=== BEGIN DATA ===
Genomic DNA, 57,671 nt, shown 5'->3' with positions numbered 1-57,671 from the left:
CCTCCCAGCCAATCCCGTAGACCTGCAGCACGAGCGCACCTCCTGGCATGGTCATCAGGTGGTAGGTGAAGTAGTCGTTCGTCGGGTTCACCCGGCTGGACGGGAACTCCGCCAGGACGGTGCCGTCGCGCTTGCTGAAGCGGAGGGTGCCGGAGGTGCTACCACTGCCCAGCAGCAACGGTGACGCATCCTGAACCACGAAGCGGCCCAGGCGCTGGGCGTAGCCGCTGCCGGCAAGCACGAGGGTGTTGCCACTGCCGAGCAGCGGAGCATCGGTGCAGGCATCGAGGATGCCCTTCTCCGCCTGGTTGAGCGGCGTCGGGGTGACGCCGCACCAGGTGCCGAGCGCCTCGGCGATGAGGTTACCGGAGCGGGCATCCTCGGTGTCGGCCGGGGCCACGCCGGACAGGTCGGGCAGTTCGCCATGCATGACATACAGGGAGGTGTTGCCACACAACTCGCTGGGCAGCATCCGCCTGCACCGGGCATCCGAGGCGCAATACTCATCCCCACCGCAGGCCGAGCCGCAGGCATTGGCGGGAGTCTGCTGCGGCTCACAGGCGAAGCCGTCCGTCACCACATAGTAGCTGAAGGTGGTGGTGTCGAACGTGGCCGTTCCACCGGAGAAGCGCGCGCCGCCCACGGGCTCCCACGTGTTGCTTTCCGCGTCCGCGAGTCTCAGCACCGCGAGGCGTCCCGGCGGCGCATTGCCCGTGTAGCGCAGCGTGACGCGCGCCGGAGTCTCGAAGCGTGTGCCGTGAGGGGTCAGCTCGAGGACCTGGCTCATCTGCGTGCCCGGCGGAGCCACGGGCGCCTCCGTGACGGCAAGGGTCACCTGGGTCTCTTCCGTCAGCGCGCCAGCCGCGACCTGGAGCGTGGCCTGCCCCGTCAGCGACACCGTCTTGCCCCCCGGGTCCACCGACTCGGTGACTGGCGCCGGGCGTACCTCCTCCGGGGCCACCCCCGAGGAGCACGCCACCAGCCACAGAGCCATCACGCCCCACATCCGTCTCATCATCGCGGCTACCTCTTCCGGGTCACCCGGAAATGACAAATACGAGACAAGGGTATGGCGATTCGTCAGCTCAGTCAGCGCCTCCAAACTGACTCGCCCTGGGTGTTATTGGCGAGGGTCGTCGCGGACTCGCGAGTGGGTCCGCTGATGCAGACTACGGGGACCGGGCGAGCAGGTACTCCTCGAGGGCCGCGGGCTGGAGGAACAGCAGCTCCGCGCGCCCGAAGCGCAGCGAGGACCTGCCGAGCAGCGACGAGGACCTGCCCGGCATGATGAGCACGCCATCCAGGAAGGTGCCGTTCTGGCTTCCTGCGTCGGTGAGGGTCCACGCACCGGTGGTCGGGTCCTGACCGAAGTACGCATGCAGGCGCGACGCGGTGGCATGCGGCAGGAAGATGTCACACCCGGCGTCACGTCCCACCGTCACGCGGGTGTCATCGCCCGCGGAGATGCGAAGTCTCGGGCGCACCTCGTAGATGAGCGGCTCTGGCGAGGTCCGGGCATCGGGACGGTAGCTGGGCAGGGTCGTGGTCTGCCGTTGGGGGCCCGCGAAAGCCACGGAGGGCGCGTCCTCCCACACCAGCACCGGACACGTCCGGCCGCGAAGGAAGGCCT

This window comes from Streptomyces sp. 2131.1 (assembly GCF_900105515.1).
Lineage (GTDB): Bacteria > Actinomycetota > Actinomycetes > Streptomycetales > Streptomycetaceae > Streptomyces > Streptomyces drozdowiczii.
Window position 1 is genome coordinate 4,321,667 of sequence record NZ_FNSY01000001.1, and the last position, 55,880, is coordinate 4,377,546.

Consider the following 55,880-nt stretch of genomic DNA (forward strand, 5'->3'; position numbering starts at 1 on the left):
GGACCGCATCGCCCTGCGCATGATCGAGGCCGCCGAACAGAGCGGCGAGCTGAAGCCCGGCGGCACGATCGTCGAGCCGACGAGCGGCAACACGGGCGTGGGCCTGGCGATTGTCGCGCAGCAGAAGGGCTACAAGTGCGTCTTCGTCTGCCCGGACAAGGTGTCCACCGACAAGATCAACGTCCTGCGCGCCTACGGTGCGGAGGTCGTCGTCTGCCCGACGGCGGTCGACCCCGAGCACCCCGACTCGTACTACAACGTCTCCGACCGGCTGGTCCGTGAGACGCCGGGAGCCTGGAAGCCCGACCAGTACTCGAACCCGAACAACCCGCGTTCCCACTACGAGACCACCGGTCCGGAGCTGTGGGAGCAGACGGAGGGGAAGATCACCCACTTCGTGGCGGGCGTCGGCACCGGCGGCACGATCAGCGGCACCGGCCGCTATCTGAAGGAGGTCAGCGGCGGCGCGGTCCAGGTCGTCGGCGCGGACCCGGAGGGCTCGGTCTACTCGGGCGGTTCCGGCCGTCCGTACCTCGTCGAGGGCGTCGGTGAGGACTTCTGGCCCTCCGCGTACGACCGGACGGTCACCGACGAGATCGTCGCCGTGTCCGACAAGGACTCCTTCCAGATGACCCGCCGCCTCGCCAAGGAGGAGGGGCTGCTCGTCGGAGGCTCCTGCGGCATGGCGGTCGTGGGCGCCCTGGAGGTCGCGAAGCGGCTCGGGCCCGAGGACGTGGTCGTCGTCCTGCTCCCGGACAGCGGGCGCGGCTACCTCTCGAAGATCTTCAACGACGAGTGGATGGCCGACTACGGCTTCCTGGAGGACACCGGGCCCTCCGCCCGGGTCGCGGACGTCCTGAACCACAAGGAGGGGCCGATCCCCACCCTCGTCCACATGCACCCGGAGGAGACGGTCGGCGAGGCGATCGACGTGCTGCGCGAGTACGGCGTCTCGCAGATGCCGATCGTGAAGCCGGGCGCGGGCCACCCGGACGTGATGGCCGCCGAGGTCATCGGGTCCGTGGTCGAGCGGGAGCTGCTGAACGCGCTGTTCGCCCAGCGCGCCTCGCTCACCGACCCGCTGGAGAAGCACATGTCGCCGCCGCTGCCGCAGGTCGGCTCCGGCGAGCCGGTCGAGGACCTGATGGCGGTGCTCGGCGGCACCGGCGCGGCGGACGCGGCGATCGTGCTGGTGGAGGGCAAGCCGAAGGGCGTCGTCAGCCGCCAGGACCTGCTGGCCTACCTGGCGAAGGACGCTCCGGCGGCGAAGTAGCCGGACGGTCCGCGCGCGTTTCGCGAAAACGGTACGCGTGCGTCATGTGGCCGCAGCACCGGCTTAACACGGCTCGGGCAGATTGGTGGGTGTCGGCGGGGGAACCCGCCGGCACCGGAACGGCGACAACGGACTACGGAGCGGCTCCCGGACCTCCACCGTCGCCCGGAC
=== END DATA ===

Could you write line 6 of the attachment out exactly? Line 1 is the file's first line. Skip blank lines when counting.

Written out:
Consider the following 55,880-nt stretch of genomic DNA (forward strand, 5'->3'; position numbering starts at 1 on the left):